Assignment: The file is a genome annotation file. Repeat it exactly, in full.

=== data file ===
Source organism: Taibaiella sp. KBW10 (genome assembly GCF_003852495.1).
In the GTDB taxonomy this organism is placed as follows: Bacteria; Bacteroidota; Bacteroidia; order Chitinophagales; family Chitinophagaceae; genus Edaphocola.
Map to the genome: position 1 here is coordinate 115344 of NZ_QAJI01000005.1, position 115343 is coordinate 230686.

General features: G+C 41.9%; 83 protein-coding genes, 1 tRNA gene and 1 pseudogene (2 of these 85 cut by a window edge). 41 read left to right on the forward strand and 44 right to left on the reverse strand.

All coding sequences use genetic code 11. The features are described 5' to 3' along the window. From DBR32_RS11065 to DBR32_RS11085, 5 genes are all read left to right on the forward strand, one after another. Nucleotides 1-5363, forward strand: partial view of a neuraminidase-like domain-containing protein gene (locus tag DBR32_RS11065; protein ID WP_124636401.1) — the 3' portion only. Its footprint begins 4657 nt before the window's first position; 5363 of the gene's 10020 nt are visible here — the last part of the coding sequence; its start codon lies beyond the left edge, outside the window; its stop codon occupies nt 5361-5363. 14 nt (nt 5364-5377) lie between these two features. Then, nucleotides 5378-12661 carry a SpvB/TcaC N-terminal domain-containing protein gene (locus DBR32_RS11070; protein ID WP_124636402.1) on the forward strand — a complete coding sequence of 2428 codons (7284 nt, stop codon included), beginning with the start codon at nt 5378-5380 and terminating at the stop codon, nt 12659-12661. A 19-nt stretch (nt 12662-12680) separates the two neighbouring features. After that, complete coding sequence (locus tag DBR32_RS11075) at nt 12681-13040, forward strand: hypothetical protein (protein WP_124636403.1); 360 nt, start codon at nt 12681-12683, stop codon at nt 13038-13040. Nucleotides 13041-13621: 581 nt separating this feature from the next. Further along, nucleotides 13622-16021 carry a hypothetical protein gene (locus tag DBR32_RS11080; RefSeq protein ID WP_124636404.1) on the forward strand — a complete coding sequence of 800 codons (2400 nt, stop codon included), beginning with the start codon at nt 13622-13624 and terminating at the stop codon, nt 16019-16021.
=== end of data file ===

Source organism: Taibaiella sp. KBW10 (genome assembly GCF_003852495.1).
In the GTDB taxonomy this organism is placed as follows: Bacteria; Bacteroidota; Bacteroidia; order Chitinophagales; family Chitinophagaceae; genus Edaphocola.
Map to the genome: position 1 here is coordinate 115344 of NZ_QAJI01000005.1, position 115343 is coordinate 230686.

General features: G+C 41.9%; 83 protein-coding genes, 1 tRNA gene and 1 pseudogene (2 of these 85 cut by a window edge). 41 read left to right on the forward strand and 44 right to left on the reverse strand.

All coding sequences use genetic code 11. The features are described 5' to 3' along the window. From DBR32_RS11065 to DBR32_RS11085, 5 genes are all read left to right on the forward strand, one after another. Nucleotides 1-5363, forward strand: partial view of a neuraminidase-like domain-containing protein gene (locus tag DBR32_RS11065; protein ID WP_124636401.1) — the 3' portion only. Its footprint begins 4657 nt before the window's first position; 5363 of the gene's 10020 nt are visible here — the last part of the coding sequence; its start codon lies beyond the left edge, outside the window; its stop codon occupies nt 5361-5363. 14 nt (nt 5364-5377) lie between these two features. Then, nucleotides 5378-12661 carry a SpvB/TcaC N-terminal domain-containing protein gene (locus DBR32_RS11070; protein ID WP_124636402.1) on the forward strand — a complete coding sequence of 2428 codons (7284 nt, stop codon included), beginning with the start codon at nt 5378-5380 and terminating at the stop codon, nt 12659-12661. A 19-nt stretch (nt 12662-12680) separates the two neighbouring features. After that, complete coding sequence (locus tag DBR32_RS11075) at nt 12681-13040, forward strand: hypothetical protein (protein WP_124636403.1); 360 nt, start codon at nt 12681-12683, stop codon at nt 13038-13040. Nucleotides 13041-13621: 581 nt separating this feature from the next. Further along, nucleotides 13622-16021 carry a hypothetical protein gene (locus tag DBR32_RS11080; RefSeq protein ID WP_124636404.1) on the forward strand — a complete coding sequence of 800 codons (2400 nt, stop codon included), beginning with the start codon at nt 13622-13624 and terminating at the stop codon, nt 16019-16021.